list "node" (struct klist_node) objects. For struct klist, a spinlock
      is included that protects access to the actual list itself. struct
      klist_node provides a pointer to the klist that owns it and a kref
      reference count that indicates the number of current users of that node
      in the list.
      
      The entire point is to provide an interface for iterating over a list
      that is safe and allows for modification of the list during the
      iteration (e.g. insertion and removal), including modification of the
      current node on the list.
      
      It works using a 3rd object type - struct klist_iter - that is declared
      and initialized before an iteration. klist_next() is used to acquire the
      next element in the list. It returns NULL if there are no more items.
      This klist interface provides a couple of structures that wrap around
      struct list_head to provide explicit list "head" (struct klist) and
      list "node" (struct klist_node) objects. For struct klist, a spinlock
      is included that protects access to the actual list itself. struct
      klist_node provides a pointer to the klist that owns it and a kref
      reference count that indicates the number of current users of that node
      in the list.
      
      The entire point is to provide an interface for iterating over a list
      that is safe and allows for modification of the list during the
      iteration (e.g. insertion and removal), including modification of the
      current node on the list.
      
      It works using a 3rd object type - struct klist_iter - that is declared
      and initialized before an iteration. klist_next() is used to acquire the
      next element in the list. It returns NULL if there are no more items.
      Internally, that routine takes the klist's lock, decrements the reference
      count of the previous klist_node and increments the count of the next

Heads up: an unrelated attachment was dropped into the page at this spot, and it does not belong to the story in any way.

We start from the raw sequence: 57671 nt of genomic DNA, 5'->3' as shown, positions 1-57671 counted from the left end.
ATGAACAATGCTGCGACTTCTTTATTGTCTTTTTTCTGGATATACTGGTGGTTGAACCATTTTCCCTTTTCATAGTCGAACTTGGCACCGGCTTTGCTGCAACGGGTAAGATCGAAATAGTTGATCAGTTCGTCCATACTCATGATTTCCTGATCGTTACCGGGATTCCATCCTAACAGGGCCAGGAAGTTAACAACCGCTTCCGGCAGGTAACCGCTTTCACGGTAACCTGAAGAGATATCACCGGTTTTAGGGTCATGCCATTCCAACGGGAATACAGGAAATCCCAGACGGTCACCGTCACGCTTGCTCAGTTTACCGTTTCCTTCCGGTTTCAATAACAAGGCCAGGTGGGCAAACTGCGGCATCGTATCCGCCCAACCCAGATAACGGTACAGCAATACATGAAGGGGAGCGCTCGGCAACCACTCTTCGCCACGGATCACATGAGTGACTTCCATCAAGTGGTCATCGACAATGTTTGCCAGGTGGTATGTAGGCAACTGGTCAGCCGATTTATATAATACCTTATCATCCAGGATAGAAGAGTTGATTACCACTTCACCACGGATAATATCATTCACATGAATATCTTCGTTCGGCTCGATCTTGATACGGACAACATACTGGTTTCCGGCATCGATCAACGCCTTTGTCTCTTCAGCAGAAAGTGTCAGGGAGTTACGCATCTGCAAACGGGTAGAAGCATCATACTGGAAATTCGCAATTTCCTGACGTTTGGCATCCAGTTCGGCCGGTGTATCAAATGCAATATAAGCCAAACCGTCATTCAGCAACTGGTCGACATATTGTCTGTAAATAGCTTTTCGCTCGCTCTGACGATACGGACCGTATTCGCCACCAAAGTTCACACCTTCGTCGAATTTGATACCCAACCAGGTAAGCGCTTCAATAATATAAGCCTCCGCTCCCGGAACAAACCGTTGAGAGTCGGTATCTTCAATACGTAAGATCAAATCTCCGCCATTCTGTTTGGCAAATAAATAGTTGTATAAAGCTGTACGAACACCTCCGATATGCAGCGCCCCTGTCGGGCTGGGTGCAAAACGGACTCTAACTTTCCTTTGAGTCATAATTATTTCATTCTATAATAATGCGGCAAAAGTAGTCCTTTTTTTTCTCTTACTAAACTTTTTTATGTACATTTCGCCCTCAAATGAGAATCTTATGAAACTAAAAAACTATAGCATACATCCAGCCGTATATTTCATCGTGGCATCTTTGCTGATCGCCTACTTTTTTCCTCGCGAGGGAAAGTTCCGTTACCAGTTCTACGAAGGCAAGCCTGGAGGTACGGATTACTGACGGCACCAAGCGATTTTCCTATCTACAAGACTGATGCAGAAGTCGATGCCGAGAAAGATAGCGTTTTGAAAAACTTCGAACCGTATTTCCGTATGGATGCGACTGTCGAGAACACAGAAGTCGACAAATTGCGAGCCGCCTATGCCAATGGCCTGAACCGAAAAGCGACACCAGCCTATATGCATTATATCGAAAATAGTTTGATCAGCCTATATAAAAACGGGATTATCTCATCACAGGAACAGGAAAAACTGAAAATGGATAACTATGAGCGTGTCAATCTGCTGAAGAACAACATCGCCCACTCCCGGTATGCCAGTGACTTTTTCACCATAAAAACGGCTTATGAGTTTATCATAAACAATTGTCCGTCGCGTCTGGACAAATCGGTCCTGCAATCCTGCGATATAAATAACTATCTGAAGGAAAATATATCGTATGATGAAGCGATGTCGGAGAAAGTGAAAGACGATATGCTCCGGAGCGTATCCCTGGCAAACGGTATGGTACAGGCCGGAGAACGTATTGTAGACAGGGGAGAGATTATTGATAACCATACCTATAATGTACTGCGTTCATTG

klist_node. It then drops the lock and returns.
      
      There are primitives for adding and removing nodes to/from a klist.
      When deleting, klist_del() will simply decrement the reference count.
      Only when the count goes to 0 is the node removed from the list.
      klist_remove() will try to delete the node from the list and block
      until it is actually removed. This is useful for objects (like devices)
      that have been removed from the system and must be freed (but must wait
      until all accessors have finished).
      
      Internally, that routine takes the klist's lock, decrements the reference
      count of the previous klist_node and increments the count of the next
      klist_node. It then drops the lock and returns.
      
      There are primitives for adding and removing nodes to/from a klist.
      When deleting, klist_del() will simply decrement the reference count.
      Only when the count goes to 0 is the node removed from the list.
      klist_remove() will try to delete the node from the list and block
      until it is actually removed. This is useful for objects (like devices)
      that have been removed from the system and must be freed (but must wait
      until all accessors have finished).
      Signed-off-by: default avatarPatrick Mochel <[email protected]>
      Signed-off-by: default avatarGreg Kroah-Hartman <[email protected]>
      
      diff -Nru a/include/linux/klist.h b/include/linux/klist.h
      9a19fea4